Indian sub-continent come into being:
The origin of the Indian sub-continent is the culmination of the action and interaction of two land blocks and a narrow and shallow sea. Geologists say that thousands of years before, the areas of the present Himalayas and the Great plains were occupied by a sea named the Tethys. Angara Shield was in its north and Gondwana land to its south. Numerous rivers from the Angara Shield flowed into the shallow trough of the sea called geosyncline. They deposited debris in it and this process continued for thousands of years. Sediments of debris formed one after another into thousands of metres thickness.
The Gondwana land, in course of time, broke up and its northern portion moved towards the north. Angara Shield remained stable and motionless. This activity caused folds in the geosyncline of the Tethys sea. Vertical endogenous processes lifted these folds up. This process continued to operate for thousands of years and the folds turned into high mountains named the Himalayas.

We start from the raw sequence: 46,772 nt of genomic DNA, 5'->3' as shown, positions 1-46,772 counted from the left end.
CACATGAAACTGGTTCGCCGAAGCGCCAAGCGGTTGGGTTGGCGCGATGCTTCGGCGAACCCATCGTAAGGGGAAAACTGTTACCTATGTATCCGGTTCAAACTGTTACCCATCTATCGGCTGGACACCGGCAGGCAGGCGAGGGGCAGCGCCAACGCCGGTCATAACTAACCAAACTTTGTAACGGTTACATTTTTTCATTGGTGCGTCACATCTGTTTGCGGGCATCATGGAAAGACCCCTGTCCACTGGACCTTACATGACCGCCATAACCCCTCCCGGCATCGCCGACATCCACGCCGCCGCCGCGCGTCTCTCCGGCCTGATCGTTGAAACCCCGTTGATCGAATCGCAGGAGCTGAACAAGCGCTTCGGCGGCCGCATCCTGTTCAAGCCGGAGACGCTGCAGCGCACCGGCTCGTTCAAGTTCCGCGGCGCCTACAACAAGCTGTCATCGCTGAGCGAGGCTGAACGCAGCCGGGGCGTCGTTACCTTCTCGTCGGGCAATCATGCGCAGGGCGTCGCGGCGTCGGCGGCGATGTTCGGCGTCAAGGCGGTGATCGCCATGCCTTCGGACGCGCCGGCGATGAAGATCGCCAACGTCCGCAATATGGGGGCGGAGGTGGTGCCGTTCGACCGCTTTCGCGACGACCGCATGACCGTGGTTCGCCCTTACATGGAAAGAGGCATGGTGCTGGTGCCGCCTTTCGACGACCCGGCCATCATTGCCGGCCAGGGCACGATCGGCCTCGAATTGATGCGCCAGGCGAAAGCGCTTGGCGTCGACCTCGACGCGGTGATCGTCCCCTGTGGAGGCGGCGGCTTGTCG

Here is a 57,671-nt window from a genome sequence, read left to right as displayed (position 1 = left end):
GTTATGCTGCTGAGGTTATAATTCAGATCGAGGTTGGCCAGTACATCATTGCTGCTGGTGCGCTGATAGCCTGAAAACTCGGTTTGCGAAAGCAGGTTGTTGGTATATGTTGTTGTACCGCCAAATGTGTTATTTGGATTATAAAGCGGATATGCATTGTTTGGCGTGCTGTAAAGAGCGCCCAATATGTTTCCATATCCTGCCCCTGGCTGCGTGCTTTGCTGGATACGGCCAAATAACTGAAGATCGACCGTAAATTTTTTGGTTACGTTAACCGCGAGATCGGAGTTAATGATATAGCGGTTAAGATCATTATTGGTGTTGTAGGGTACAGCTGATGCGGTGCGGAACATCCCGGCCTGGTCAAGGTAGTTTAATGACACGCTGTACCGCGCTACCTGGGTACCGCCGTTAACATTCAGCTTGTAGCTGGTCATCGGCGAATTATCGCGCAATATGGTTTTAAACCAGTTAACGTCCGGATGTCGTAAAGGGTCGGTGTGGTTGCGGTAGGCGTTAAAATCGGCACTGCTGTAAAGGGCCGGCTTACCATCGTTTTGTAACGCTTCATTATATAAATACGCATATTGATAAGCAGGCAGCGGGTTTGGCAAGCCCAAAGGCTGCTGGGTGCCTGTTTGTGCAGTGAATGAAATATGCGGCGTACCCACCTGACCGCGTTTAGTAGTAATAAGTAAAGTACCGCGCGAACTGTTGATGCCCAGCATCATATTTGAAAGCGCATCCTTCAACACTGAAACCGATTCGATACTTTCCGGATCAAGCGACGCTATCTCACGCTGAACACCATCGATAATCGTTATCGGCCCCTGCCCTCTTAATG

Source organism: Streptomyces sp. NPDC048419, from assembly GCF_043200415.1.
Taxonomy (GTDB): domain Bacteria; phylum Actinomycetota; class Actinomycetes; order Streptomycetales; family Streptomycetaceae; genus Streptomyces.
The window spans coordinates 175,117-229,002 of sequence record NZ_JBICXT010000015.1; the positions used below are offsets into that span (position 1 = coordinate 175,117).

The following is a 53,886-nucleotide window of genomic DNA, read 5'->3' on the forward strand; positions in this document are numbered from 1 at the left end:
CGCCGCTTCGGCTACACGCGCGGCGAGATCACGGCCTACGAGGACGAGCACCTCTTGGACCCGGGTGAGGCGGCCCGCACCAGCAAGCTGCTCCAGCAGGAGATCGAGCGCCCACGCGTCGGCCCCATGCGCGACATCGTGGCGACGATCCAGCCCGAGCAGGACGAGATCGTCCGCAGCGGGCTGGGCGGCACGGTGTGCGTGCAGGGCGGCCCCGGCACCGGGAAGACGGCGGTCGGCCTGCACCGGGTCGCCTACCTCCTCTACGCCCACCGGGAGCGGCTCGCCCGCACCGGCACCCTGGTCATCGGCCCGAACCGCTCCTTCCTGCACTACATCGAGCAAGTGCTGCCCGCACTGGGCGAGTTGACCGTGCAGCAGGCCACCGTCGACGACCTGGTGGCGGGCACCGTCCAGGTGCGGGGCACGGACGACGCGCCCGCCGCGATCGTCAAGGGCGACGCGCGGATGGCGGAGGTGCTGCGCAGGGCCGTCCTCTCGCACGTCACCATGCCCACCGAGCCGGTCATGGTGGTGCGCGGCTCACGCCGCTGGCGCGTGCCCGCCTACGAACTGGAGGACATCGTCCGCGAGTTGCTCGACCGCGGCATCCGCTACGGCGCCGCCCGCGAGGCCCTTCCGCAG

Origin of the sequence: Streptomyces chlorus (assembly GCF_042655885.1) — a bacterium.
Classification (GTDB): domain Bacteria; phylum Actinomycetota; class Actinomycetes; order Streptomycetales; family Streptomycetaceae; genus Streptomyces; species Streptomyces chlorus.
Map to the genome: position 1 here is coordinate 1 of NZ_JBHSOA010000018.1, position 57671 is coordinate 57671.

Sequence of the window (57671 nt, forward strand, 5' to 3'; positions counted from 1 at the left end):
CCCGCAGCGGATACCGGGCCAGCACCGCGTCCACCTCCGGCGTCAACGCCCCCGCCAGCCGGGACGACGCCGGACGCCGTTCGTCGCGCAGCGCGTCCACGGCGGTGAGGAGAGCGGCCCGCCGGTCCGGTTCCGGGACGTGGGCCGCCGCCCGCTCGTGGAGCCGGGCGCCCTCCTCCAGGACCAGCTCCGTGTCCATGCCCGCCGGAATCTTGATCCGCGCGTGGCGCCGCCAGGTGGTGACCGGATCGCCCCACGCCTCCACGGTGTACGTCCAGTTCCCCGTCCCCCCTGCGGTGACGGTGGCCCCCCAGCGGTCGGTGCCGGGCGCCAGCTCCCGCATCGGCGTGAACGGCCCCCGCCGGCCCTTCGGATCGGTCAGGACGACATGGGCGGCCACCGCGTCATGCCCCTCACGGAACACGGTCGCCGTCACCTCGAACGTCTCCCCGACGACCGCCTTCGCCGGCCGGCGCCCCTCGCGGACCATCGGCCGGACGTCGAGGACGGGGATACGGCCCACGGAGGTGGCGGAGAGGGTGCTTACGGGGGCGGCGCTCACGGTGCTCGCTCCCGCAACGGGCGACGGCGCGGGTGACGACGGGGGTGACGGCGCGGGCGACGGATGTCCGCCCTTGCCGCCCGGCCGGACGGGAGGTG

During the process, there remained a ditch between the Gondwana land and the Himalayas. Rivers from the Himalayas flowed into the vast ditch and filled it with debris. In course of time, it got fully filled and turned into huge plains. Thus, the Great plains came into being.
The middle portion of the Gondwana land led to the formation of the Great Plateau. Then south of Gondwana land the Indian ocean got formed. In between the ocean and the Great Plateau, coastal plains were formed by the emergence activity of the endogenous forces. Truly, the story of the Indian Sub-continent is the story of the action and interaction of Angara Shield and Gondwana land.